The euphemisms used and mutterings by the adults, of course, spoke to the notion of death by hanging in Yoruba culture: “Oba waja”. Shango the fourth Yoruba king, in direct succession from Oduduwa had hung himself on shea butter tree and this event that occurred at Koso was referred to as “Oba waja”, the king has entered the rafters! Or, Oba Koso (The King has not hung himself). And there is a long Yoruba tradition of kings committing suicide at the behest of their chiefs because the population had lost faith in the king or had come to resent his tyrannical rule. When matters came to this, the chiefs would send a covered calabash bowl of parrot’s eggs to signal the decision of the populace that the king commit suicide and this was referred to as “Oba shigba”- the king has opened the calabash bowl. Ritual suicide was integral to Yorubaland princely and kingly culture, hence the euphemisms for describing the act of suicide.
Since becoming a psychiatrist I have had a number of suicides of patients under my care. But never witnessed suicide. The incident on Monday, on my journey back south from Hebden bridge, drew and focused my attention to the enormity of suicide. The notion of a person standing or lying on the tracks, in sight of an oncoming train, with the clear and indubitable certainty of death was startling. The disruption to our travel plans that resulted from this incident paled in significance and impact to the effect that this death was likely to have on a large number of others, parents, siblings, spouse, children and friends. A three-hour journey lasted six hours. There was inconvenience as we had to be taken by coach from Macclesfield to Stoke to catch ongoing train to Birmingham. But, imagine waking to find a son or husband missing and later discovered to have died. Imagine what the remains would look like and the issues that family would have to face at the funeral directors and before that for identification purposes at the morgue. No matter how one looks at it, it is horrendous and extremely unnerving and troubling. Unimaginable, actually.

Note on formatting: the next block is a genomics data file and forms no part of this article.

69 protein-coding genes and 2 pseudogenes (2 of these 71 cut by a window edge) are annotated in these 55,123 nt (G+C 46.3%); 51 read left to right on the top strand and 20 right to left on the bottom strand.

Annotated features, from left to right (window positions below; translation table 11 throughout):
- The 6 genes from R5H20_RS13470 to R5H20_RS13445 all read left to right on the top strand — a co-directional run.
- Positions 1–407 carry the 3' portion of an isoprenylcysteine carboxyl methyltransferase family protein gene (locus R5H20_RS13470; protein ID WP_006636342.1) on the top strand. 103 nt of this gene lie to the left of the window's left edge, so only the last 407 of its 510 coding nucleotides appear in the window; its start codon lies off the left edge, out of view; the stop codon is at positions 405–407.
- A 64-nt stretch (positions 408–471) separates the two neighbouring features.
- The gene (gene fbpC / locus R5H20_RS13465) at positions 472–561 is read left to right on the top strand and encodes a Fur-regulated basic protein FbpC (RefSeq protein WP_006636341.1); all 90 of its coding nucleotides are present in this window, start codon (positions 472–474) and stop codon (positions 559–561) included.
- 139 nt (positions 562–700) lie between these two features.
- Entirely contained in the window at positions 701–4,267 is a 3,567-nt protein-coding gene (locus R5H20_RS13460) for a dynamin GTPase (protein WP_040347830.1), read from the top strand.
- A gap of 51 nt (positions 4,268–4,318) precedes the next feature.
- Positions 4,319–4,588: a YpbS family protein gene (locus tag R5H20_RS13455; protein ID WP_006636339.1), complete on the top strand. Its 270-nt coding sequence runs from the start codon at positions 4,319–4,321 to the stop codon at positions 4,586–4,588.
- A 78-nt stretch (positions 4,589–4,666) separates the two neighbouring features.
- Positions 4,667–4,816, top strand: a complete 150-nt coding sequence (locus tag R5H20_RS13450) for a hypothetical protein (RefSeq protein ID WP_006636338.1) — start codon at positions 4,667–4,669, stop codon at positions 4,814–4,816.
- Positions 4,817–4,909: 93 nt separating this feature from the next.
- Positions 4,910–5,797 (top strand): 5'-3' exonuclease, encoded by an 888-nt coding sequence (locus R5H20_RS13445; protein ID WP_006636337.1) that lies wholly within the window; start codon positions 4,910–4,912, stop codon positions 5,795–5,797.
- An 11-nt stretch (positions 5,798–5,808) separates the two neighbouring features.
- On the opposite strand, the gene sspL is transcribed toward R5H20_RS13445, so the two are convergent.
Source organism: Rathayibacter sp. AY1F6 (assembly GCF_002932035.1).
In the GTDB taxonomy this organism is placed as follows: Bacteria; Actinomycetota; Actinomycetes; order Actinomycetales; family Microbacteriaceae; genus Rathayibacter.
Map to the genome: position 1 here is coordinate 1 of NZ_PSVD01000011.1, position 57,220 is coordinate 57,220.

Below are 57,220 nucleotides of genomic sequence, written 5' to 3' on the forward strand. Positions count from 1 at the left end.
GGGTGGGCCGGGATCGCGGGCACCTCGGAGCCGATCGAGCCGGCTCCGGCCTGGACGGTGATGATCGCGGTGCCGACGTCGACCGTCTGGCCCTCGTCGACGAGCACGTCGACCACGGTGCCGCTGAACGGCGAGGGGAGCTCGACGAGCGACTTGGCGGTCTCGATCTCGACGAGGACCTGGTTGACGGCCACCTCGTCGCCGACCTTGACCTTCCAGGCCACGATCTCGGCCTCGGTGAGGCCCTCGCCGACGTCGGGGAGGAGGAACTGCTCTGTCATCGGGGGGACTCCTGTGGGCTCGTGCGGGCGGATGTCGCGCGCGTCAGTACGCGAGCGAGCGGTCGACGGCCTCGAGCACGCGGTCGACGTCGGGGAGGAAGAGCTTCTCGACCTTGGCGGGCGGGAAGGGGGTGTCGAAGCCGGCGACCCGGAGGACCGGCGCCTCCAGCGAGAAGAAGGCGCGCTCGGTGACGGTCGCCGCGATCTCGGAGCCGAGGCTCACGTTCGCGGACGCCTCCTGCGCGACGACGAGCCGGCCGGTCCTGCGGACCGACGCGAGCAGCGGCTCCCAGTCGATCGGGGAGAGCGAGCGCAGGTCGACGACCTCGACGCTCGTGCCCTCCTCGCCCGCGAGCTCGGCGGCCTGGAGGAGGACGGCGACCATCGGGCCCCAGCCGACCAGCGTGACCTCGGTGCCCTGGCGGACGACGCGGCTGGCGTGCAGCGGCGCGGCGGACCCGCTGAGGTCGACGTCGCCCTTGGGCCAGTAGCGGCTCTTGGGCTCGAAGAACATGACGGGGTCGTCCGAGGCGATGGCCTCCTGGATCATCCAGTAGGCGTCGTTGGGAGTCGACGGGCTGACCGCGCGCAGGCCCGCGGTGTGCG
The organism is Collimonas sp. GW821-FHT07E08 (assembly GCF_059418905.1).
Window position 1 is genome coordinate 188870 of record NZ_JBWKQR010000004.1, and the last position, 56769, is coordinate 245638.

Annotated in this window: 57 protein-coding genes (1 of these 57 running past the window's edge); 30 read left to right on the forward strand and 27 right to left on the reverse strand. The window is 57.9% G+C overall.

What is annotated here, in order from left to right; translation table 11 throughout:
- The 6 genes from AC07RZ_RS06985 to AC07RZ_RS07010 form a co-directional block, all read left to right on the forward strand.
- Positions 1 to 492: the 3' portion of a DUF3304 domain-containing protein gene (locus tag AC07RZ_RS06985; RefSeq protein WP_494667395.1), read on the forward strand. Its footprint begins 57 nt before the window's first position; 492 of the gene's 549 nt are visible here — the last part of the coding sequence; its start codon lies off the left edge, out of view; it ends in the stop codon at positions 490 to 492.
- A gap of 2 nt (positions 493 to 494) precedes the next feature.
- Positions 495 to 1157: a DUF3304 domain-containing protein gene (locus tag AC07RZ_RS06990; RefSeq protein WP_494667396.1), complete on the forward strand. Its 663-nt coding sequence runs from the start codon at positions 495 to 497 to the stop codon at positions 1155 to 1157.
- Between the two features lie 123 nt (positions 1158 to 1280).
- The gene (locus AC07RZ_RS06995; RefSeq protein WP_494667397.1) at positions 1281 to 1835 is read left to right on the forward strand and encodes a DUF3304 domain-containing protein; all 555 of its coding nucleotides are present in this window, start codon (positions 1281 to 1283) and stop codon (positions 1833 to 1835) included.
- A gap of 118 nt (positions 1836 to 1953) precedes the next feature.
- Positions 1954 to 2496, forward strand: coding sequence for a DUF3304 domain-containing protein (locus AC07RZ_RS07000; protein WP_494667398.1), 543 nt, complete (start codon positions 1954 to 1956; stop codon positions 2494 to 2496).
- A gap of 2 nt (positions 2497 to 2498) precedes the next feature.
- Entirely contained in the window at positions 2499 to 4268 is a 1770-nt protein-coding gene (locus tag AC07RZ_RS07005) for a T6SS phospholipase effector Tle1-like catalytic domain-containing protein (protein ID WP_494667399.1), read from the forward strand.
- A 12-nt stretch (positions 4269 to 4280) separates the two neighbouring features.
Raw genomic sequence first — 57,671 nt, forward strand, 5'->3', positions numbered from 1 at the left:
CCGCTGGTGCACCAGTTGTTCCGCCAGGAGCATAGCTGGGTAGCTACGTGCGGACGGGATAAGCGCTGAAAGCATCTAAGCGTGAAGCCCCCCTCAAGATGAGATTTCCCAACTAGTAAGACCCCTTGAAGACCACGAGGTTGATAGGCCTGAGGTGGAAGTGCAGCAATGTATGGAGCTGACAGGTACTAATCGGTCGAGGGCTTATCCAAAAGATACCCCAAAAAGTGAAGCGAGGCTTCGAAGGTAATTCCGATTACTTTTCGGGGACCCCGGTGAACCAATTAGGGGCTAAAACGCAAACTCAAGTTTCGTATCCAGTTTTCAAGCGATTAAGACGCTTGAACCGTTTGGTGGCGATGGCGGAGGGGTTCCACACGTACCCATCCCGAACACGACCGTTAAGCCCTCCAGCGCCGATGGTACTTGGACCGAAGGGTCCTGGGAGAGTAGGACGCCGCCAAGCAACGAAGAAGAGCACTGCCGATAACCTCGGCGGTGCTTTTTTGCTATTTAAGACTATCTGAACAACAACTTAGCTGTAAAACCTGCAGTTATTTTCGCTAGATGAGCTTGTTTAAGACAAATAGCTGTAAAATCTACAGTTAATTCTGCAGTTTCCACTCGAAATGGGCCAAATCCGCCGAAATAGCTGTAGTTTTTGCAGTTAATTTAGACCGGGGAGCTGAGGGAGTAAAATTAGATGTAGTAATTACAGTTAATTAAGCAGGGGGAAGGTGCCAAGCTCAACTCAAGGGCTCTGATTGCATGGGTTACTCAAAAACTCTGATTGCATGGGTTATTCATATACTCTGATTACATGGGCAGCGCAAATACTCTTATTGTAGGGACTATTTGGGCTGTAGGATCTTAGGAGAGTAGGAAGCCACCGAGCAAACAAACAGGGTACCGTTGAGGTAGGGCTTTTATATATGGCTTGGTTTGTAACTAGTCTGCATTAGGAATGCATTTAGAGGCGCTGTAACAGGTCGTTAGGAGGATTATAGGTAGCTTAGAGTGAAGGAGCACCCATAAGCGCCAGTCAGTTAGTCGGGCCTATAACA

I have in the past seen a patient, who told me in passing, that she has a noose in her wardrobe and that she frequently shuts herself in this wardrobe, puts the noose over her neck and has the other end secured to a well fixed hook. She avoids abrasions (friction burns) by covering the rope with a soft plastic covering. I warned her about the risk of accidental death from fainting and then asphyxiation and of accidental but devastating damage to her voice box rendering her voiceless but alive. The point is that these revelations need to be listened to, understood, examined in detail and discussed. Like the doctor in Chekhov’s “On Official Duty” encounters with the subject of suicide can often be experienced as part of an undesirable duty, yet it is important to retain compassion and understanding. The fear and disquiet that the subject of suicide introduces has to be tolerated and accepted. The risk always is that the clinician will respond with callous disregard, definitely an undesirable outcome.
One of my colleagues, George Tadros had focused on suicide for his doctorate degree. He had studied suicide notes and messages amongst other things. Some of the notes were dispiriting, some evinced compassion for their relatives but others were cruel and accusatory. There was so much variety in these messages. I was most struck by those that tried to ensure that partners or children did not walk in, unprepared, for the sight of a father or husband dangling on the end of a rope at the foot of the stairs.
Death by suicide goes to the very heart of what it means to be alive and to value and cherish life just for its own sake. It challenges notions of the sanctity of life. It contradicts religious codes. It casts a shadow on the life of disabled people who live around their disability yet whose lives might be deemed of poor quality and hence expendable. And it raises profound questions about the nature of autonomy and the limits of liberty in JS MIll’s terms. And ultimately it strikes at the core of that nexus of relationships with all other sentient beings, our common humanity and the regard we have for one another and the indefinable but definite sense of loss at the senseless death of another. For a brief moment on Monday all these matters went through my mind.
Photos by Jan Oyebode